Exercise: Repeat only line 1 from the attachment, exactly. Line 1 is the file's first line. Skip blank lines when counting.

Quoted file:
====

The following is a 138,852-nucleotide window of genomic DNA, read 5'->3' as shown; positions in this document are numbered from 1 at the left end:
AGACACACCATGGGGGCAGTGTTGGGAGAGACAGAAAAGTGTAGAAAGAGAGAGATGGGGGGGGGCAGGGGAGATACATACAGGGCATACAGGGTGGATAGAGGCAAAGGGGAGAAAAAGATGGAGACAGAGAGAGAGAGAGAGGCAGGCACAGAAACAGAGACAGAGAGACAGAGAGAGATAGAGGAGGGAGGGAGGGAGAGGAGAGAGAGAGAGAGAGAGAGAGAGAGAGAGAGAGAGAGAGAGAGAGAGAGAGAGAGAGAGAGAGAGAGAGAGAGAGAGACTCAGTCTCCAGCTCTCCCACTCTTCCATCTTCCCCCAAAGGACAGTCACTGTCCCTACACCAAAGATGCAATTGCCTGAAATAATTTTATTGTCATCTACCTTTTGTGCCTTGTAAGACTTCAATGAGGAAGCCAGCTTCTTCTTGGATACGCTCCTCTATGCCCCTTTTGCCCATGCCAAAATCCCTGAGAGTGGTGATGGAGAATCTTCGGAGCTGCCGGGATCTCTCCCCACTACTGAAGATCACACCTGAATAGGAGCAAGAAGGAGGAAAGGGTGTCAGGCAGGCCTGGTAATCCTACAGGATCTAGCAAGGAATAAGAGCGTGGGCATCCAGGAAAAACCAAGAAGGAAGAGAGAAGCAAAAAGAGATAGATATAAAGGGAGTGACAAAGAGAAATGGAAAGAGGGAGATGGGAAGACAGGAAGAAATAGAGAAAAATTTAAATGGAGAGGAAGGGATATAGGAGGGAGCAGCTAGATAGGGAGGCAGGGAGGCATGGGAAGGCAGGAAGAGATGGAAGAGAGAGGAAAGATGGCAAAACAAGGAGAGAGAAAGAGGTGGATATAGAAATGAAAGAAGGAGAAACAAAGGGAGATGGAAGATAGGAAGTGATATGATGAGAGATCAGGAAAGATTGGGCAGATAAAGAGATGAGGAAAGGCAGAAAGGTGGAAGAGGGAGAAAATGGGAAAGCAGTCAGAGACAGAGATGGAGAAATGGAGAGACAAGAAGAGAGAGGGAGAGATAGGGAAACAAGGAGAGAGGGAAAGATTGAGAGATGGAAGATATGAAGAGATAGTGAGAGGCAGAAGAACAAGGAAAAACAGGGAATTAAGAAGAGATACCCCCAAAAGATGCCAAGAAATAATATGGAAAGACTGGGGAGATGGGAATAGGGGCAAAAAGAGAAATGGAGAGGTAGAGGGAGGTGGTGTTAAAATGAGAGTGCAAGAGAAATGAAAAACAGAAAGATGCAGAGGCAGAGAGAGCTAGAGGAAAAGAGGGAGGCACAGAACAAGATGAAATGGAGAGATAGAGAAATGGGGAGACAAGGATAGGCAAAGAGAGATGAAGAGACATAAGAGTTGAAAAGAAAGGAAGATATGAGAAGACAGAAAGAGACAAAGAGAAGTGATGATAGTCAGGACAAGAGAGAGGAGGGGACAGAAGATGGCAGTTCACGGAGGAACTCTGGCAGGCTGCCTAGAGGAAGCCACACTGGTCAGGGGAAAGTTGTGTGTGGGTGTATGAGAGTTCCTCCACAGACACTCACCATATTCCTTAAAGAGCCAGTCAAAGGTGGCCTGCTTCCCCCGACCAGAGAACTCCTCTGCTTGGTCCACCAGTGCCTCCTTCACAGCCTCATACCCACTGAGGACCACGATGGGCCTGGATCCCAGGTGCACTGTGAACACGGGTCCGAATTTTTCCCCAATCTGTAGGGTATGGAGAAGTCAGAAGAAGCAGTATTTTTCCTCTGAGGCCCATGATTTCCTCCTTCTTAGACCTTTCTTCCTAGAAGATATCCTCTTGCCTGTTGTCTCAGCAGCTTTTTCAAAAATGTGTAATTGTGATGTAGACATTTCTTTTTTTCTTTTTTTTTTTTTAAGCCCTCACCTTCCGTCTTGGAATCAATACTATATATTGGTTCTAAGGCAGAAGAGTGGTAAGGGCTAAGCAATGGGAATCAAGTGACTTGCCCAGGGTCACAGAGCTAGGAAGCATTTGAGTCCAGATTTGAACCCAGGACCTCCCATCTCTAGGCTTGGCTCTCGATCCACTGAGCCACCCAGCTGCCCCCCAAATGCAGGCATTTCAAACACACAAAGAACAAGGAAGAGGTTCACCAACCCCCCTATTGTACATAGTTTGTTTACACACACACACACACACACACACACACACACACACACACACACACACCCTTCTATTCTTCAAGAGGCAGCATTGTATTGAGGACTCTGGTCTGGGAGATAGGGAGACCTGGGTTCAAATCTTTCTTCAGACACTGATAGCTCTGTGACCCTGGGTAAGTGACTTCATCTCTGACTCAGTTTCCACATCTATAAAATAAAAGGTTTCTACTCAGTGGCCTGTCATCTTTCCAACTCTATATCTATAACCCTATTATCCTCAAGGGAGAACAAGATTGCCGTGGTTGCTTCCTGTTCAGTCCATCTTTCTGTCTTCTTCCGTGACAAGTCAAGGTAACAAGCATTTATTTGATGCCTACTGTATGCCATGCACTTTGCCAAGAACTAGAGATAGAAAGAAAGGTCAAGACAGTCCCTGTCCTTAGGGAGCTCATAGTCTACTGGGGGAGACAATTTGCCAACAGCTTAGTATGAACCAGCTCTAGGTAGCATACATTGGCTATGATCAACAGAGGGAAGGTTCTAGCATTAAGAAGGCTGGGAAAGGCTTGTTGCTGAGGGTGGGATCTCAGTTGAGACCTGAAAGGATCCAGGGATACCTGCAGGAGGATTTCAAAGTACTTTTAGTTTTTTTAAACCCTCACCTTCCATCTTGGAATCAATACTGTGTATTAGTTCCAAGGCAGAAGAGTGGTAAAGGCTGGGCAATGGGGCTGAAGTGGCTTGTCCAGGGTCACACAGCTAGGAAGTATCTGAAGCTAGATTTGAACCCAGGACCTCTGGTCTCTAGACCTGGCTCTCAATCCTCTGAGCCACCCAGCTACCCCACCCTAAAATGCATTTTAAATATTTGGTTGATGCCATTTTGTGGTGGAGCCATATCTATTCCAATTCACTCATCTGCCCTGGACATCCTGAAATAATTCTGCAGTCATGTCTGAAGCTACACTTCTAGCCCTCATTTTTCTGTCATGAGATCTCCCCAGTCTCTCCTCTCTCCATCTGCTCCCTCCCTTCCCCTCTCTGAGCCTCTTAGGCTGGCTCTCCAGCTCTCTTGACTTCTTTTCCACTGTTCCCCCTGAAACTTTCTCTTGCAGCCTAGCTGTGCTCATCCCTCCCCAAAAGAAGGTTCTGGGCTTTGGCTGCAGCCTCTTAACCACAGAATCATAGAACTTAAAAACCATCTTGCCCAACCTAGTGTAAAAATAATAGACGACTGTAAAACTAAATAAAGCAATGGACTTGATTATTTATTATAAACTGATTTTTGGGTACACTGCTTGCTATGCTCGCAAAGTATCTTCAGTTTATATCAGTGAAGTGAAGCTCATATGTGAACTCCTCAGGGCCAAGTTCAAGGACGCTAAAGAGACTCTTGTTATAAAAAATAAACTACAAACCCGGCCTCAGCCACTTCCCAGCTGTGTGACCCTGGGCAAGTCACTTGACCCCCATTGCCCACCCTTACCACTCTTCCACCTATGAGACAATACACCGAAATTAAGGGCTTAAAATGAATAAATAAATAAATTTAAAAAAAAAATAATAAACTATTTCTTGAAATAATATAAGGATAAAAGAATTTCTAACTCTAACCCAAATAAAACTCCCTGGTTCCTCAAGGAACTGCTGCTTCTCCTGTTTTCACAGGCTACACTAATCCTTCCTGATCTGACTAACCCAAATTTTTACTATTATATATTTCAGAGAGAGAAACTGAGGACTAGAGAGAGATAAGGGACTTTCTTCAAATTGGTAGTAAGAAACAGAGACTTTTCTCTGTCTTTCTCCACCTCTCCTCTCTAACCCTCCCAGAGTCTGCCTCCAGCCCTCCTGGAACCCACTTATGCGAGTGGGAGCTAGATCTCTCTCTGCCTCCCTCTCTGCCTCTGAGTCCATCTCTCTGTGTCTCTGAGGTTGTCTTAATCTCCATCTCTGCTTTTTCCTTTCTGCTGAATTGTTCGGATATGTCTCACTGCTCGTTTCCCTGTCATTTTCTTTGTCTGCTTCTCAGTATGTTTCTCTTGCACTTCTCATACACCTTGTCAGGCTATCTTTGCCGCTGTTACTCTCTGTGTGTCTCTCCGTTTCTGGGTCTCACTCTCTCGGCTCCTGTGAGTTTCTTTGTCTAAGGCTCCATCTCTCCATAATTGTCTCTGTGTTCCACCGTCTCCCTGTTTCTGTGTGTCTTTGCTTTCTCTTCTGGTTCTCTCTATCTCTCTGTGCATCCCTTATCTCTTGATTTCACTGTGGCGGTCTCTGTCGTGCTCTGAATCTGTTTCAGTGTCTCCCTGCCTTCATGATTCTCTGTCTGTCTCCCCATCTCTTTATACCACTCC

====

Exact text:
The following is a 138,852-nucleotide window of genomic DNA, read 5'->3' as shown; positions in this document are numbered from 1 at the left end: